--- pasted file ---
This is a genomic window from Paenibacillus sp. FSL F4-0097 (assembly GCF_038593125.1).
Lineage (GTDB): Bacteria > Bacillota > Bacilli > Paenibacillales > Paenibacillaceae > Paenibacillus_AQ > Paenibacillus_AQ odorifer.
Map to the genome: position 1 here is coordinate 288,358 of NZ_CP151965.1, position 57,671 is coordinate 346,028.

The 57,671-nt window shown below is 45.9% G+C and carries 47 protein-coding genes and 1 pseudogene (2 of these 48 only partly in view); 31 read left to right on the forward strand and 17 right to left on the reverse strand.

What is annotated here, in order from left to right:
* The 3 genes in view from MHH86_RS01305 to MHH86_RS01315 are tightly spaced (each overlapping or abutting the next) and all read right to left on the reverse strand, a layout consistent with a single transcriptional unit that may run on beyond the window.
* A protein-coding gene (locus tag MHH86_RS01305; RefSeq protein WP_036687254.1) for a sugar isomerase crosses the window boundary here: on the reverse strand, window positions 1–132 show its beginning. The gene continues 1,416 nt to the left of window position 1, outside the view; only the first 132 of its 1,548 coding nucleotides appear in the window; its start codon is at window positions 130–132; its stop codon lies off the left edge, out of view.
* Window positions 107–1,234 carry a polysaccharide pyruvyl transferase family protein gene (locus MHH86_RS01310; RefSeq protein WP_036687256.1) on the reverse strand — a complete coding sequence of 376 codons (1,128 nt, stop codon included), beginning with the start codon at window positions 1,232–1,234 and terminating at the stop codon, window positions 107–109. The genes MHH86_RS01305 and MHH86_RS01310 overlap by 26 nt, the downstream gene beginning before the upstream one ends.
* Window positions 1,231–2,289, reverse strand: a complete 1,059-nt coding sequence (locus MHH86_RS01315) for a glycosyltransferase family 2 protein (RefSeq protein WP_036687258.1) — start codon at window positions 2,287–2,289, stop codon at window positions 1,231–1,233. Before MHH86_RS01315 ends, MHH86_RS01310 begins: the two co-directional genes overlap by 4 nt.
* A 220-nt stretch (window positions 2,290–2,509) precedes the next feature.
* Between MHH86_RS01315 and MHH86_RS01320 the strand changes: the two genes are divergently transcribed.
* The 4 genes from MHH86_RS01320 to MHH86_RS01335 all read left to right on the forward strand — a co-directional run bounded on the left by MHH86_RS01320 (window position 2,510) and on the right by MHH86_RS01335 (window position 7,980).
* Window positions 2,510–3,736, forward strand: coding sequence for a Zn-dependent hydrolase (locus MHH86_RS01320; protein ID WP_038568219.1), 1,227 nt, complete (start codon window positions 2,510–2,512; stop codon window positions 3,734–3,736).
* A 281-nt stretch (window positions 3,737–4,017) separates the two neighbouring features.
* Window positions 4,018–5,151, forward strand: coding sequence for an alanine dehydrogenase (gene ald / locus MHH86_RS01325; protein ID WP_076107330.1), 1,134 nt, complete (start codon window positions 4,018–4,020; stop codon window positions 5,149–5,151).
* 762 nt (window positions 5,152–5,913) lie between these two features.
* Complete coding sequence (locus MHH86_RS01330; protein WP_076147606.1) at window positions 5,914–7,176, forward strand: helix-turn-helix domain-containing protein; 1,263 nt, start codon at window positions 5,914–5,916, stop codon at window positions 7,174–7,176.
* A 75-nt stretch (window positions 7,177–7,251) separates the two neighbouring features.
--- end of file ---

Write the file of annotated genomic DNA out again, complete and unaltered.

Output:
This is a genomic window from Paenibacillus sp. FSL F4-0097 (assembly GCF_038593125.1).
Lineage (GTDB): Bacteria > Bacillota > Bacilli > Paenibacillales > Paenibacillaceae > Paenibacillus_AQ > Paenibacillus_AQ odorifer.
Map to the genome: position 1 here is coordinate 288,358 of NZ_CP151965.1, position 57,671 is coordinate 346,028.

The 57,671-nt window shown below is 45.9% G+C and carries 47 protein-coding genes and 1 pseudogene (2 of these 48 only partly in view); 31 read left to right on the forward strand and 17 right to left on the reverse strand.

What is annotated here, in order from left to right:
* The 3 genes in view from MHH86_RS01305 to MHH86_RS01315 are tightly spaced (each overlapping or abutting the next) and all read right to left on the reverse strand, a layout consistent with a single transcriptional unit that may run on beyond the window.
* A protein-coding gene (locus tag MHH86_RS01305; RefSeq protein WP_036687254.1) for a sugar isomerase crosses the window boundary here: on the reverse strand, window positions 1–132 show its beginning. The gene continues 1,416 nt to the left of window position 1, outside the view; only the first 132 of its 1,548 coding nucleotides appear in the window; its start codon is at window positions 130–132; its stop codon lies off the left edge, out of view.
* Window positions 107–1,234 carry a polysaccharide pyruvyl transferase family protein gene (locus MHH86_RS01310; RefSeq protein WP_036687256.1) on the reverse strand — a complete coding sequence of 376 codons (1,128 nt, stop codon included), beginning with the start codon at window positions 1,232–1,234 and terminating at the stop codon, window positions 107–109. The genes MHH86_RS01305 and MHH86_RS01310 overlap by 26 nt, the downstream gene beginning before the upstream one ends.
* Window positions 1,231–2,289, reverse strand: a complete 1,059-nt coding sequence (locus MHH86_RS01315) for a glycosyltransferase family 2 protein (RefSeq protein WP_036687258.1) — start codon at window positions 2,287–2,289, stop codon at window positions 1,231–1,233. Before MHH86_RS01315 ends, MHH86_RS01310 begins: the two co-directional genes overlap by 4 nt.
* A 220-nt stretch (window positions 2,290–2,509) precedes the next feature.
* Between MHH86_RS01315 and MHH86_RS01320 the strand changes: the two genes are divergently transcribed.
* The 4 genes from MHH86_RS01320 to MHH86_RS01335 all read left to right on the forward strand — a co-directional run bounded on the left by MHH86_RS01320 (window position 2,510) and on the right by MHH86_RS01335 (window position 7,980).
* Window positions 2,510–3,736, forward strand: coding sequence for a Zn-dependent hydrolase (locus MHH86_RS01320; protein ID WP_038568219.1), 1,227 nt, complete (start codon window positions 2,510–2,512; stop codon window positions 3,734–3,736).
* A 281-nt stretch (window positions 3,737–4,017) separates the two neighbouring features.
* Window positions 4,018–5,151, forward strand: coding sequence for an alanine dehydrogenase (gene ald / locus MHH86_RS01325; protein ID WP_076107330.1), 1,134 nt, complete (start codon window positions 4,018–4,020; stop codon window positions 5,149–5,151).
* 762 nt (window positions 5,152–5,913) lie between these two features.
* Complete coding sequence (locus MHH86_RS01330; protein WP_076147606.1) at window positions 5,914–7,176, forward strand: helix-turn-helix domain-containing protein; 1,263 nt, start codon at window positions 5,914–5,916, stop codon at window positions 7,174–7,176.
* A 75-nt stretch (window positions 7,177–7,251) separates the two neighbouring features.